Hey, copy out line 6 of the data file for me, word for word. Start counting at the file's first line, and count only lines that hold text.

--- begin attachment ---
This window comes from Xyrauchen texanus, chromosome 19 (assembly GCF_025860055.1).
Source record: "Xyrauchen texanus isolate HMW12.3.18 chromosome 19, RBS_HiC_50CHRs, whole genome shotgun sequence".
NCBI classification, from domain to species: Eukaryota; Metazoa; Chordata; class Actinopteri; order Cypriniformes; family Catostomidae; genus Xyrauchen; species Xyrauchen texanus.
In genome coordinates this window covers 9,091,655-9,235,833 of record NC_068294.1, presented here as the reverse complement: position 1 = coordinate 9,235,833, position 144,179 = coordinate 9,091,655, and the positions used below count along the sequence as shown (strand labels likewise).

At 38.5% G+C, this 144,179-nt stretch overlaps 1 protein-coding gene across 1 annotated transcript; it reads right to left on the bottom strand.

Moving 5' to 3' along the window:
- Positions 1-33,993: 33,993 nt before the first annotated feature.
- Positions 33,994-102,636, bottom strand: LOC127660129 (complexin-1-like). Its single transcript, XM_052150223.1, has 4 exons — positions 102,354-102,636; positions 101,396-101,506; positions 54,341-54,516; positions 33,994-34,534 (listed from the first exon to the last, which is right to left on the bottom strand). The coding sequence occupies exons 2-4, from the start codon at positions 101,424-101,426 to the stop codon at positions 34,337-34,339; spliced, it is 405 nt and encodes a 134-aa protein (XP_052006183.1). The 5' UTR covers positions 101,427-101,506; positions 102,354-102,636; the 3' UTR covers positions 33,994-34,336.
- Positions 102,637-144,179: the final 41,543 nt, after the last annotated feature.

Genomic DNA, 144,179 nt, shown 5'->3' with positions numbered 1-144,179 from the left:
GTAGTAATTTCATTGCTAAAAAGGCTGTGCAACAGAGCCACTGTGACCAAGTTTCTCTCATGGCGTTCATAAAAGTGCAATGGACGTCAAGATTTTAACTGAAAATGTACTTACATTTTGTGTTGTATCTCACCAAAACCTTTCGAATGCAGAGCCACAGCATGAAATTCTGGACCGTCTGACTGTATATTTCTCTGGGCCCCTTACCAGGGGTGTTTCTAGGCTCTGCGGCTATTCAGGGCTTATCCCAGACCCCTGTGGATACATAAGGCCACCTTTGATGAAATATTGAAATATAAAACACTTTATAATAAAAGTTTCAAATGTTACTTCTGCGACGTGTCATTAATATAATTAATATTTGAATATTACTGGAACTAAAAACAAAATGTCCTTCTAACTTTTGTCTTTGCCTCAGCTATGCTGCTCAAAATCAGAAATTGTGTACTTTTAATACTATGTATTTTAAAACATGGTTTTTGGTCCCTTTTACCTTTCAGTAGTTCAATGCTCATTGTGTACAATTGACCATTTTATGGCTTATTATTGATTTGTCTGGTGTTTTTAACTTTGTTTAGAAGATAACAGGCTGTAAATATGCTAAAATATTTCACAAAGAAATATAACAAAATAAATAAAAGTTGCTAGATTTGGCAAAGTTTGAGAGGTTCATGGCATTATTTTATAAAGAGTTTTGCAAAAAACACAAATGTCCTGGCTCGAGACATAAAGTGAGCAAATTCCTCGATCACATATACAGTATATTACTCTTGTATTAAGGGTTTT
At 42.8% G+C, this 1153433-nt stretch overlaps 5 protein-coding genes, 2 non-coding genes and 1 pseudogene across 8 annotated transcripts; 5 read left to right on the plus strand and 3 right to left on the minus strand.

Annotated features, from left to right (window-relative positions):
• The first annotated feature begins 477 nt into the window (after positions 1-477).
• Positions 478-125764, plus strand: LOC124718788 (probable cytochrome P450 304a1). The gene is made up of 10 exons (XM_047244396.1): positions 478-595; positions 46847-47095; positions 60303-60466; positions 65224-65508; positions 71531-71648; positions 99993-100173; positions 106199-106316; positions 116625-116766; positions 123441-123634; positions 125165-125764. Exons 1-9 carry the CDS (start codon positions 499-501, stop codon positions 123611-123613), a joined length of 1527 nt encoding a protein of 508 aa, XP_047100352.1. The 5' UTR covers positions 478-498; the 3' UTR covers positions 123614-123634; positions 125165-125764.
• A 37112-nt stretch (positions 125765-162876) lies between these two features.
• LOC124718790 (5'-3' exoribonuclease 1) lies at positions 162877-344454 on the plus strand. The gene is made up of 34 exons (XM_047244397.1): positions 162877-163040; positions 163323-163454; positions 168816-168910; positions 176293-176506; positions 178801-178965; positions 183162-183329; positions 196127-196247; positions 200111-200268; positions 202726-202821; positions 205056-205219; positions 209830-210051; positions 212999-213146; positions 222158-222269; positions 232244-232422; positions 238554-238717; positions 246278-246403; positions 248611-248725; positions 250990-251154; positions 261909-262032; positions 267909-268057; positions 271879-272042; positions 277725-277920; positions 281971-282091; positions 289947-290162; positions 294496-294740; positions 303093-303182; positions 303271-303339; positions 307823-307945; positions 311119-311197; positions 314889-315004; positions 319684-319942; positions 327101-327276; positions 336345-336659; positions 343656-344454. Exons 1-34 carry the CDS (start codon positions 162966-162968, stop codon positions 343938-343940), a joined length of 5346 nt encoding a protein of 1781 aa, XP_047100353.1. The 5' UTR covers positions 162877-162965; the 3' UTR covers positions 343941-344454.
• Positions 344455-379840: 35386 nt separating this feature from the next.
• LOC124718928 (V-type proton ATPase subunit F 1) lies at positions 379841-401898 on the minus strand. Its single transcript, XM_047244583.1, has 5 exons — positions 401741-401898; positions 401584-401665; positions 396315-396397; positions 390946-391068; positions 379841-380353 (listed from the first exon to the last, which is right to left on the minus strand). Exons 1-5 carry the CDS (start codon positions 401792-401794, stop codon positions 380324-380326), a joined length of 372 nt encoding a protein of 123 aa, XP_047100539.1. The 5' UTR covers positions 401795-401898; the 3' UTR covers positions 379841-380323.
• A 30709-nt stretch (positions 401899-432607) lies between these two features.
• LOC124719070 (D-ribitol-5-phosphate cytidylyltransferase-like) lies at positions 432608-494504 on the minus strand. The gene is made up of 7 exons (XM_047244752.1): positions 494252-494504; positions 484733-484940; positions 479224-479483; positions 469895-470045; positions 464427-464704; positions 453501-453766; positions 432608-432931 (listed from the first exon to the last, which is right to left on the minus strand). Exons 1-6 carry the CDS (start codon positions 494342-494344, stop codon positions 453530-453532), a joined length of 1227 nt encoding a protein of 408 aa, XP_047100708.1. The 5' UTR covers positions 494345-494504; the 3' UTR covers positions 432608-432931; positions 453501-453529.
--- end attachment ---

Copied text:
Moving 5' to 3' along the window: